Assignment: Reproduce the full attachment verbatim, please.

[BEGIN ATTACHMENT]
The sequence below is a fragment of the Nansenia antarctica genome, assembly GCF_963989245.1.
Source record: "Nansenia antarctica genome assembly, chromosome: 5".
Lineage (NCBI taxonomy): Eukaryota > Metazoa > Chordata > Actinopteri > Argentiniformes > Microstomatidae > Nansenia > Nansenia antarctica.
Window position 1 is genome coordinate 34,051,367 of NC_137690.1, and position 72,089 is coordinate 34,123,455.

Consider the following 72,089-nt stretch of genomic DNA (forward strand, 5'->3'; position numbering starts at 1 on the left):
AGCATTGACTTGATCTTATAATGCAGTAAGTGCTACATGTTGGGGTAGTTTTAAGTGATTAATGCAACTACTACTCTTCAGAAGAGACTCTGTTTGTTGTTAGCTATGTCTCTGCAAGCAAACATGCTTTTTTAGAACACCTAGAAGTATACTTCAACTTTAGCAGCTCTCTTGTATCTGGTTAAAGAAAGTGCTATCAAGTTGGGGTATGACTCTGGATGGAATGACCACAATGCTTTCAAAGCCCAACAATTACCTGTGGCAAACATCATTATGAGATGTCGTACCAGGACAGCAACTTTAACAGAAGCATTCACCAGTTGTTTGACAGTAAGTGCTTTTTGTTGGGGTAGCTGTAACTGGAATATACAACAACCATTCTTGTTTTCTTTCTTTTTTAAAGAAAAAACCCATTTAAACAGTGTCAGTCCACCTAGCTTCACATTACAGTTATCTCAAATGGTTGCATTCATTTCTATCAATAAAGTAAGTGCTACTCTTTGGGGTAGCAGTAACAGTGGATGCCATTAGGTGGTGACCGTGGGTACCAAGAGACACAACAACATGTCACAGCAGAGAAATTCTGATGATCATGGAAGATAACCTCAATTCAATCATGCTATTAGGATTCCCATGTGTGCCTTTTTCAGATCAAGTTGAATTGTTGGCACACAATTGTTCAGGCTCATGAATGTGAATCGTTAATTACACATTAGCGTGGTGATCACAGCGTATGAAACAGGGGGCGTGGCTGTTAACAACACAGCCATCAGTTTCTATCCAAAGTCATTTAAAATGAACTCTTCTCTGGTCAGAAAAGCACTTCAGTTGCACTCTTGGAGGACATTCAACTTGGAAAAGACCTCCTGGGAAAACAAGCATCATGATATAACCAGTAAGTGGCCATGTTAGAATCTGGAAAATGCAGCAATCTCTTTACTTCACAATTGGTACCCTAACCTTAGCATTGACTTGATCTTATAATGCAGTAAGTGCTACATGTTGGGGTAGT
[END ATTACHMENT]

The sequence below is a fragment of the Nansenia antarctica genome, assembly GCF_963989245.1.
Source record: "Nansenia antarctica genome assembly, chromosome: 5".
Lineage (NCBI taxonomy): Eukaryota > Metazoa > Chordata > Actinopteri > Argentiniformes > Microstomatidae > Nansenia > Nansenia antarctica.
Window position 1 is genome coordinate 34,051,367 of NC_137690.1, and position 72,089 is coordinate 34,123,455.

Consider the following 72,089-nt stretch of genomic DNA (forward strand, 5'->3'; position numbering starts at 1 on the left):
AGCATTGACTTGATCTTATAATGCAGTAAGTGCTACATGTTGGGGTAGTTTTAAGTGATTAATGCAACTACTACTCTTCAGAAGAGACTCTGTTTGTTGTTAGCTATGTCTCTGCAAGCAAACATGCTTTTTTAGAACACCTAGAAGTATACTTCAACTTTAGCAGCTCTCTTGTATCTGGTTAAAGAAAGTGCTATCAAGTTGGGGTATGACTCTGGATGGAATGACCACAATGCTTTCAAAGCCCAACAATTACCTGTGGCAAACATCATTATGAGATGTCGTACCAGGACAGCAACTTTAACAGAAGCATTCACCAGTTGTTTGACAGTAAGTGCTTTTTGTTGGGGTAGCTGTAACTGGAATATACAACAACCATTCTTGTTTTCTTTCTTTTTTAAAGAAAAAACCCATTTAAACAGTGTCAGTCCACCTAGCTTCACATTACAGTTATCTCAAATGGTTGCATTCATTTCTATCAATAAAGTAAGTGCTACTCTTTGGGGTAGCAGTAACAGTGGATGCCATTAGGTGGTGACCGTGGGTACCAAGAGACACAACAACATGTCACAGCAGAGAAATTCTGATGATCATGGAAGATAACCTCAATTCAATCATGCTATTAGGATTCCCATGTGTGCCTTTTTCAGATCAAGTTGAATTGTTGGCACACAATTGTTCAGGCTCATGAATGTGAATCGTTAATTACACATTAGCGTGGTGATCACAGCGTATGAAACAGGGGGCGTGGCTGTTAACAACACAGCCATCAGTTTCTATCCAAAGTCATTTAAAATGAACTCTTCTCTGGTCAGAAAAGCACTTCAGTTGCACTCTTGGAGGACATTCAACTTGGAAAAGACCTCCTGGGAAAACAAGCATCATGATATAACCAGTAAGTGGCCATGTTAGAATCTGGAAAATGCAGCAATCTCTTTACTTCACAATTGGTACCCTAACCTTAGCATTGACTTGATCTTATAATGCAGTAAGTGCTACATGTTGGGGTAGT